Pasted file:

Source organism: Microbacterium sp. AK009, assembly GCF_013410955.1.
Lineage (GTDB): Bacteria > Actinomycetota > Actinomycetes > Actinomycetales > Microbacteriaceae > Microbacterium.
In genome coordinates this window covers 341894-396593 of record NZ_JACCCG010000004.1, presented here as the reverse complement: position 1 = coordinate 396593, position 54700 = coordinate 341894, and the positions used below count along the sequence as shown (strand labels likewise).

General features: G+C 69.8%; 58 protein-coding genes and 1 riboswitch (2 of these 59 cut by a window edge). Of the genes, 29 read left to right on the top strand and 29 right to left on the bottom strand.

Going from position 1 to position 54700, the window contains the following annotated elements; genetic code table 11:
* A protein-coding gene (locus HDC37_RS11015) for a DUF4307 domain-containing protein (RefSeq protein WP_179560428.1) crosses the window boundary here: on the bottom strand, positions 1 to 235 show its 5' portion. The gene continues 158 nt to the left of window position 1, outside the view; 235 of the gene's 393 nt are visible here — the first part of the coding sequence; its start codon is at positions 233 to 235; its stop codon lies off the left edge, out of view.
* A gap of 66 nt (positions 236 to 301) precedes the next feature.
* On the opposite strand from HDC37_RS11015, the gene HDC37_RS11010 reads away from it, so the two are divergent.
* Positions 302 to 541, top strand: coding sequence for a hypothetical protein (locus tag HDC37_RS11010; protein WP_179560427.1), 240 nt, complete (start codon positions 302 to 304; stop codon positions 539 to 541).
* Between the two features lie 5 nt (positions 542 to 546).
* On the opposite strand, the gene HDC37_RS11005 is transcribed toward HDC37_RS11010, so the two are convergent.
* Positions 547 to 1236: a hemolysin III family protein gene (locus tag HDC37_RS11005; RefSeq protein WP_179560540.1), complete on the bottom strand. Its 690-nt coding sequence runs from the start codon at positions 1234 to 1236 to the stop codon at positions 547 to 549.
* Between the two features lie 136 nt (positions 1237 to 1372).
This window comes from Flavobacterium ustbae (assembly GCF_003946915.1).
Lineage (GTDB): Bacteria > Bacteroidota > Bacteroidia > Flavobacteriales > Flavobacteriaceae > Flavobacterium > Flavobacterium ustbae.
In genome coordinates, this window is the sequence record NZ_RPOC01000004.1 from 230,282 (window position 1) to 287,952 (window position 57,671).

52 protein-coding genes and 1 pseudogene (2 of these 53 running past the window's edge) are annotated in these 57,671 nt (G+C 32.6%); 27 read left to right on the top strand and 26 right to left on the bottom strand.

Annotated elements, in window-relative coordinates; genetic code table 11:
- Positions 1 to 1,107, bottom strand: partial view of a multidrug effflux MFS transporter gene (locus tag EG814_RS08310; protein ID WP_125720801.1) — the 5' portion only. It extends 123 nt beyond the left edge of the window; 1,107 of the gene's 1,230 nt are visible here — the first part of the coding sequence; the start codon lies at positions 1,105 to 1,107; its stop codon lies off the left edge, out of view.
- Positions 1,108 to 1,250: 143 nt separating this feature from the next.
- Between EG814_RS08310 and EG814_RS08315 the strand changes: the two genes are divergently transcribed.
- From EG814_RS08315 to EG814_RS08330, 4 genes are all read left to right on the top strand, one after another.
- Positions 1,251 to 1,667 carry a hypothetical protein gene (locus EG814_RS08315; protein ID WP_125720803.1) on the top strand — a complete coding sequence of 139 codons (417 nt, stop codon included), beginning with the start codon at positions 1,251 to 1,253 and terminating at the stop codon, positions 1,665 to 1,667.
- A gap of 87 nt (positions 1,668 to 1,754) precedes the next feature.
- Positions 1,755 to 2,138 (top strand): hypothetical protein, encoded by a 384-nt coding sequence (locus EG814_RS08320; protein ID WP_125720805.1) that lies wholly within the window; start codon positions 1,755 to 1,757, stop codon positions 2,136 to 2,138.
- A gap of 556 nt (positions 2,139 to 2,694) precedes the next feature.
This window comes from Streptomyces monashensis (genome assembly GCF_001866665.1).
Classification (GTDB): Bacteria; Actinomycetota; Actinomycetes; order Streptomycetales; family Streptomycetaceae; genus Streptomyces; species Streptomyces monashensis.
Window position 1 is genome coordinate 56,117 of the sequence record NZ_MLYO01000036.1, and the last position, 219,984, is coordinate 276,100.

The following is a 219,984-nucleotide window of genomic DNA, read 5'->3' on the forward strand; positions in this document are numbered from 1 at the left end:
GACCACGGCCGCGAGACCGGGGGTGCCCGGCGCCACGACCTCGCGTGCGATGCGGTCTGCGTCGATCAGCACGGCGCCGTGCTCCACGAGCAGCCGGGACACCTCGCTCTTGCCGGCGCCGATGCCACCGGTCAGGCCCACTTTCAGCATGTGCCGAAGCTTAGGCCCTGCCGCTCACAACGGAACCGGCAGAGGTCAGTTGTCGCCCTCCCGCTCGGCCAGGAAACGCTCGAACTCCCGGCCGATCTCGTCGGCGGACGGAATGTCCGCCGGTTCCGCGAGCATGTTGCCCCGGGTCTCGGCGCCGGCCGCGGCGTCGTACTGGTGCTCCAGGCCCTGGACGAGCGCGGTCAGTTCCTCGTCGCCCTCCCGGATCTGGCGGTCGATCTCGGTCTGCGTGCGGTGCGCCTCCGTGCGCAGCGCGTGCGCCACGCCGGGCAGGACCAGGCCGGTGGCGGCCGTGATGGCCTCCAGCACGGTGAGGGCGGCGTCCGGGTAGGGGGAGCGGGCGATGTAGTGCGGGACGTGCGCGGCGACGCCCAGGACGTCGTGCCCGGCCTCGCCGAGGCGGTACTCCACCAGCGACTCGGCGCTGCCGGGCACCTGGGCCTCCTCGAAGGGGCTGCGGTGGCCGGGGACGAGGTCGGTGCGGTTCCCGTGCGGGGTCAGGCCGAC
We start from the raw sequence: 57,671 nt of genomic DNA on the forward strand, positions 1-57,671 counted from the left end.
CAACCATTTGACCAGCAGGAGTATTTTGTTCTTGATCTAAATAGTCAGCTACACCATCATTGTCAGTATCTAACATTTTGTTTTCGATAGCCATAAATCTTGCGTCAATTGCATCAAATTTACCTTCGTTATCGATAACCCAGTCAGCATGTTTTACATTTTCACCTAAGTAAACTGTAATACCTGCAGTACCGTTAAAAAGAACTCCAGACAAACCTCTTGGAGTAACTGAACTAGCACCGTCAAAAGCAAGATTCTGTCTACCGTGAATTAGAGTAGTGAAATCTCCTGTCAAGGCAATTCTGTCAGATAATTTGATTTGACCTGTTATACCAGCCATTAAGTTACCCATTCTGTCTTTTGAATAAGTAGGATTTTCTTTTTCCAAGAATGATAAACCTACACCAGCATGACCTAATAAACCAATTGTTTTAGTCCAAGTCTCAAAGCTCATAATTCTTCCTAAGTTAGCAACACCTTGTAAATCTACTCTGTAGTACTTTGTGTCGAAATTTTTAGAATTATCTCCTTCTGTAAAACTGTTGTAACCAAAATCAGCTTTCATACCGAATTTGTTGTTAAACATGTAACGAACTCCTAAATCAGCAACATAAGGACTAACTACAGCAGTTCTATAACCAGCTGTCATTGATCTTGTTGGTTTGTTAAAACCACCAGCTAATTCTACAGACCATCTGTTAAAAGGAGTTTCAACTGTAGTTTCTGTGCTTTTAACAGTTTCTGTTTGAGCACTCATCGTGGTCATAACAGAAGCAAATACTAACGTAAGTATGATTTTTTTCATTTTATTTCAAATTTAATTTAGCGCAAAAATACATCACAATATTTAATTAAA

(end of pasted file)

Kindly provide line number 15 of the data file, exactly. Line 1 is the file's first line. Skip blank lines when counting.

Lineage (GTDB): Bacteria > Bacteroidota > Bacteroidia > Flavobacteriales > Flavobacteriaceae > Flavobacterium > Flavobacterium ustbae.